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Yankees Potential Free Agent Target: Steven Matz

With reports suggesting that Matz could sign as soon as tomorrow, here’s a look at what the southpaw brings to the table.

Baltimore Orioles v Toronto Blue Jays Photo by Cole Burston/Getty Images

The offseason is upon us and the Yankees are scouring the market with a laundry list of needs. Shortstop and center field have received the most attention, but there are other positions around the diamond that could use an upgrade while pitching is always a need. We’ve already previewed the top two free agents on the market in Carlos Correa and Corey Seager, so now it is time to direct our attention to the starting rotation. Just like last season, the Yankees are poised to enter the new campaign with Gerrit Cole followed by a selection of starters, each with varying levels of uncertainty attached.

Should the Yankees decide not to shop at the top of the starting pitching market, they could turn their attention to the name that has generated the most buzz in recent days: Steven Matz. Joel Sherman of the New York Posts suggests that Matz will sign as soon as Wednesday while Jon Heyman of MLB Network reports that the 30-year-old lefty has received offers from as many as eight teams. The Yankees are not among the listed suitors, but should they make a late foray into the bidding, let’s see what the Long Island native has to offer.

2021 Statistics: 29 games, 150.2 IP, 3.82 ERA, 3.79 FIP, 3.94 xFIP, 8.6 K/9, 2.6 BB/9, 2.8 fWAR

Previous Contract: Signed one-year, $5.2 million contract with Mets; traded to Blue Jays January 27, 2021.

Matz put together a career year during his lone season with the Blue Jays, amassing a personal-best 14 wins and 2.8 fWAR. His 3.82 ERA, 3.79 FIP, and 3.94 xFIP were the lowest marks since his sixth-place NL Rookie of the Year finish with the Mets in 2016. In other words, he finally realized the potential that tempted the Mets for so long.

These career marks also represent an impressive rebound campaign after a disastrous 2020 shortened season. Even though Matz boasted a career-high 25.4-percent strikeout rate a year ago, by most other metrics he was one of the worst pitchers in baseball. Among pitchers with at least 30 innings pitched in 2020, Matz had the worst home run per nine inning rate (4.11), second-worst fWAR (-0.7) and ERA (9.68), and third-worst FIP (7.76). However, as his xFIP (4.15), home run per fly ball rate (37.8 percent), and strand rate (58.6 percent) all suggested, those poor results were unsustainable and likely to regress closer to career norms.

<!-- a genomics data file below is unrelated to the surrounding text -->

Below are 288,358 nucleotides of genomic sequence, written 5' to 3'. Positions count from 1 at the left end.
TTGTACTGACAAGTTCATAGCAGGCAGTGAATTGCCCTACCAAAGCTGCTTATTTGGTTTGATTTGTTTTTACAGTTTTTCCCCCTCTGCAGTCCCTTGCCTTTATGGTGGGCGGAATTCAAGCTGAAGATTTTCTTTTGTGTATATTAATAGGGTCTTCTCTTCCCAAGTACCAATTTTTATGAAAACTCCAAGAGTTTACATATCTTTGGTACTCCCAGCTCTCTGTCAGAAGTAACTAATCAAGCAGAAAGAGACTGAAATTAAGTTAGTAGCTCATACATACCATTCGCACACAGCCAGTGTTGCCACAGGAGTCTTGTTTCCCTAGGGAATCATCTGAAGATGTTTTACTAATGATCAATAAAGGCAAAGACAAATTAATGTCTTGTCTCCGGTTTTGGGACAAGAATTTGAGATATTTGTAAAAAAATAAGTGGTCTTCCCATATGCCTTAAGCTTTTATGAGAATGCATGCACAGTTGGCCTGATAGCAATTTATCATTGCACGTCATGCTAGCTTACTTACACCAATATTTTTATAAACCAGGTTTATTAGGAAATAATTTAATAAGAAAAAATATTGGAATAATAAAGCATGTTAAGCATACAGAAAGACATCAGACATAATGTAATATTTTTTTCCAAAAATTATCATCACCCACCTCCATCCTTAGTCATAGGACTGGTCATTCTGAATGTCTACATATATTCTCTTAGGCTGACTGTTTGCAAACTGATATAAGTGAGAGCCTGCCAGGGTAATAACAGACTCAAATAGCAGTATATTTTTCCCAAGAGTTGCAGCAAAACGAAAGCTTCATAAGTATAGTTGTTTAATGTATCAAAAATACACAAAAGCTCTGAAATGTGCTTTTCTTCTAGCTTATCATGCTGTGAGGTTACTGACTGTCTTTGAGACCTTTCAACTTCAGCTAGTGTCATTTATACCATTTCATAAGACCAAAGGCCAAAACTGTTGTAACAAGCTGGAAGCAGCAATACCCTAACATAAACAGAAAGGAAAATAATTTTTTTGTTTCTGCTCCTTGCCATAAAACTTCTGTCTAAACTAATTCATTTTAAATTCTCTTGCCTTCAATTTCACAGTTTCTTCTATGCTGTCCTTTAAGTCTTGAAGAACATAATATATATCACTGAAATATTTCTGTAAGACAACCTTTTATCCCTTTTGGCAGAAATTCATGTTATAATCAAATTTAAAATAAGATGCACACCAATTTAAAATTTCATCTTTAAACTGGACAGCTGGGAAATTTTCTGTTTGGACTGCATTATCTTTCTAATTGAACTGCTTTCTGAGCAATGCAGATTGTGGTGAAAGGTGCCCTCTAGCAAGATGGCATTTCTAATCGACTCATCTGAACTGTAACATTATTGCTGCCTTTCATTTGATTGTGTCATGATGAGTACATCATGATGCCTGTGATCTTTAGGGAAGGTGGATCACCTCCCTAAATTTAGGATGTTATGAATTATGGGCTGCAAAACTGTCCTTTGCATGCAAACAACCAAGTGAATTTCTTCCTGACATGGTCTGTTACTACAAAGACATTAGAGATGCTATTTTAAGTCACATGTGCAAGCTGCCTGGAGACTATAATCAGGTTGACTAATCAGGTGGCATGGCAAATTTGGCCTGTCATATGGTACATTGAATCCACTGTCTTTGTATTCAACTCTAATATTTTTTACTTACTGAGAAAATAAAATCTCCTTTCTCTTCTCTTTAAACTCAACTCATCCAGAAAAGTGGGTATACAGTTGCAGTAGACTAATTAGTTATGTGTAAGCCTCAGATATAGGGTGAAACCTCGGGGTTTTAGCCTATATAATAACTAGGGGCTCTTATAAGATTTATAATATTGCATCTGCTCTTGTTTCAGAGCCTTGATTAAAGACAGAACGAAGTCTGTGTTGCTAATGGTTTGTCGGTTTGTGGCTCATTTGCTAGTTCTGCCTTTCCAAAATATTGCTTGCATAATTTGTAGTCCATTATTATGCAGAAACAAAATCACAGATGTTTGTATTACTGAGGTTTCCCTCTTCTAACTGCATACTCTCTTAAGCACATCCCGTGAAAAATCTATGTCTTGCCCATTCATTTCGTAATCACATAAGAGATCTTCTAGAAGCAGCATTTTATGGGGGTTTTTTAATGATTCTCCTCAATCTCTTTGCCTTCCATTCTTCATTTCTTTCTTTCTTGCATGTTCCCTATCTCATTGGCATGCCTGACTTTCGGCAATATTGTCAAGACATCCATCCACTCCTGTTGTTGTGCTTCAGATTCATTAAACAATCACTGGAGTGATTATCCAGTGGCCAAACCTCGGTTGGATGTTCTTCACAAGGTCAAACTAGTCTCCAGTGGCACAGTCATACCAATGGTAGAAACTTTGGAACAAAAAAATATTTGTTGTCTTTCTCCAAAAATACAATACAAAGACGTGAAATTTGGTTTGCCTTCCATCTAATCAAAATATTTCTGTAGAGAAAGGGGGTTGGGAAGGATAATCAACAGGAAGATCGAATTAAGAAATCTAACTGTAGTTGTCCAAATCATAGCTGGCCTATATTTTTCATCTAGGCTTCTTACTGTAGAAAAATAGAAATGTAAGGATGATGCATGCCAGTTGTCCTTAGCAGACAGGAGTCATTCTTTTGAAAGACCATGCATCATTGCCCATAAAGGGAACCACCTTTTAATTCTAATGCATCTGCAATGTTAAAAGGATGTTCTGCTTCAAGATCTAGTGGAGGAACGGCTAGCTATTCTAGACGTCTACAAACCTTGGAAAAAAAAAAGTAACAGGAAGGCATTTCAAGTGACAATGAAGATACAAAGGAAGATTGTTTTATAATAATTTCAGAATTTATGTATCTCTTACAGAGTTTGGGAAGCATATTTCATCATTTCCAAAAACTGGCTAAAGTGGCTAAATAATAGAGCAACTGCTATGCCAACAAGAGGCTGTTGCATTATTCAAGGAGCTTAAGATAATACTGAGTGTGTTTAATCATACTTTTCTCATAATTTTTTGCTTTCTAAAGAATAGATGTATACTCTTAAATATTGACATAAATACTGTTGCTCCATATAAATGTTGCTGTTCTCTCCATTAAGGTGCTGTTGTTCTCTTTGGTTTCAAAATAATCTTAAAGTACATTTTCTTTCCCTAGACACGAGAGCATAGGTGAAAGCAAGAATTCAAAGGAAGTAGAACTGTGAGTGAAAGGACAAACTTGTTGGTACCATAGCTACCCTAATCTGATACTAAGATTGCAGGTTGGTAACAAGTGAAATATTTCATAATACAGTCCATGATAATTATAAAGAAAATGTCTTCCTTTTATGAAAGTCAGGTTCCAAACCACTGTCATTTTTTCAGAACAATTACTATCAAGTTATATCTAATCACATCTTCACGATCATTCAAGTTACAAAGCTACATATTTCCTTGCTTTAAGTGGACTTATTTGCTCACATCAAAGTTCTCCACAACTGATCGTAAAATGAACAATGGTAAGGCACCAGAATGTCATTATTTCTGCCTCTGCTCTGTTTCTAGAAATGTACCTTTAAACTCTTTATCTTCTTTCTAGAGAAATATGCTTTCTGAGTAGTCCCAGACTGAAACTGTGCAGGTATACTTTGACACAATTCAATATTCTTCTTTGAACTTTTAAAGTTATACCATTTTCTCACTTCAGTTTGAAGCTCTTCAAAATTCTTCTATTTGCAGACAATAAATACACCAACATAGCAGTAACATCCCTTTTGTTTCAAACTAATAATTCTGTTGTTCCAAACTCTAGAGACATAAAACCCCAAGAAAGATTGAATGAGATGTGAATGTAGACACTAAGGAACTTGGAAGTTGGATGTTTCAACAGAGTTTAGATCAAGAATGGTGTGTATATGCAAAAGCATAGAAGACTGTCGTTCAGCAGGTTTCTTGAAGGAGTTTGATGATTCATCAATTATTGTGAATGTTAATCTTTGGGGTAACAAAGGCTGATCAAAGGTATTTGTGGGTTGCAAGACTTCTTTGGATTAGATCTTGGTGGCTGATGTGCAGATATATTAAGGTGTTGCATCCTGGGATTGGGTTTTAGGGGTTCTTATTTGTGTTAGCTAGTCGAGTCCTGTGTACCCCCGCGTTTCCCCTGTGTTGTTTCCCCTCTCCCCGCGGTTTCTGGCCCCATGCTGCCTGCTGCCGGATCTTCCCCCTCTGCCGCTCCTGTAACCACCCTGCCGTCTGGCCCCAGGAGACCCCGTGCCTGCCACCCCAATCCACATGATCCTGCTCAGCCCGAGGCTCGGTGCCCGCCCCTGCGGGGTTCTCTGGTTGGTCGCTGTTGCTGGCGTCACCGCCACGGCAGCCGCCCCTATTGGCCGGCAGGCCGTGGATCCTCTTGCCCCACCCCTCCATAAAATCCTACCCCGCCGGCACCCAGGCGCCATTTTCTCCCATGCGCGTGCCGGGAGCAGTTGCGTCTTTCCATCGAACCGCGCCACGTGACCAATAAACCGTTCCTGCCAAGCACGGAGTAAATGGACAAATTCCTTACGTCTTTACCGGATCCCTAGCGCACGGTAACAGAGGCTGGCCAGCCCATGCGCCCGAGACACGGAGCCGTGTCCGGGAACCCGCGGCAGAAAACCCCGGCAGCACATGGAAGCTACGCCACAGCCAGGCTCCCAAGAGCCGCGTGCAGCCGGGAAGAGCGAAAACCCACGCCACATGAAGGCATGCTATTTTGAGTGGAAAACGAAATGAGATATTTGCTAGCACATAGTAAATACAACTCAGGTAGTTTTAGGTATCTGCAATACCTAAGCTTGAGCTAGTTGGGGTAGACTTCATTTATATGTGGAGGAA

So what made Matz so successful in 2021? It all starts with the fastball, and most importantly, velocity. After averaging right around 93 mph on the sinker from 2017 through 2019, Matz gained about a tick-and-a-half on the heater, sitting right around 94.5 mph in 2021. The other key for Matz was being able to locate the fastball gloveside more consistently, as well as keeping it lower in the zone. The combination of the extra velocity with the improved command allowed Matz to post a career-best -7 Run Value with the sinker per Statcast.

Courtesy of FanGraphs

Similar to the sinker, Matz posted a career-best in Run Value with the changeup, this time worth -11 runs per Statcast. He has always possessed an elite changeup in terms of movement profile, routinely near the top of the league in both vertical and horizontal movement. However, in 2021, he appeared to make a concerted effort to locate the pitch below the strike zone, but still over the plate, achieving a nearly 60-percent swing rate and career-best .290 xwOBA against the offspeed.

Courtesy of FanGraphs

Some might point to Matz’s below-average strikeout, whiff, and chase rates as reasons for concern, however the gains he made in the batted-ball department more than make up for it. Matz routinely sat at or near the bottom quartile in the league in quality of contact metrics. In 2021 however, he

was above-average in exit velocity, hard-hit rate, and barrel rate. He also posted his lowest average launch angle since 2018, allowing him to collect groundballs at a 46.3 percent clip. In short, it appears that Matz exchanged some swing-and-miss for weak contact, and to great effect.

So basically we’re looking at a middle-of-the-rotation arm who has finally figured out what makes him tick. That kind of value won’t come cheap, with FanGraphs projecting a three-year, $42 million deal for the southpaw, while MLB Trade Rumors is a bit less optimistic at three years and $27 million. Given the reports of the competition for his signature, I imagine the final pact will fall closer to FanGraphs’ prediction. Matz can certainly help the Yankees, but given the more pressing needs elsewhere, that may prove too rich for their blood.


Matz won’t be coming back to New York. He’s joining the Cardinals on a four-year deal.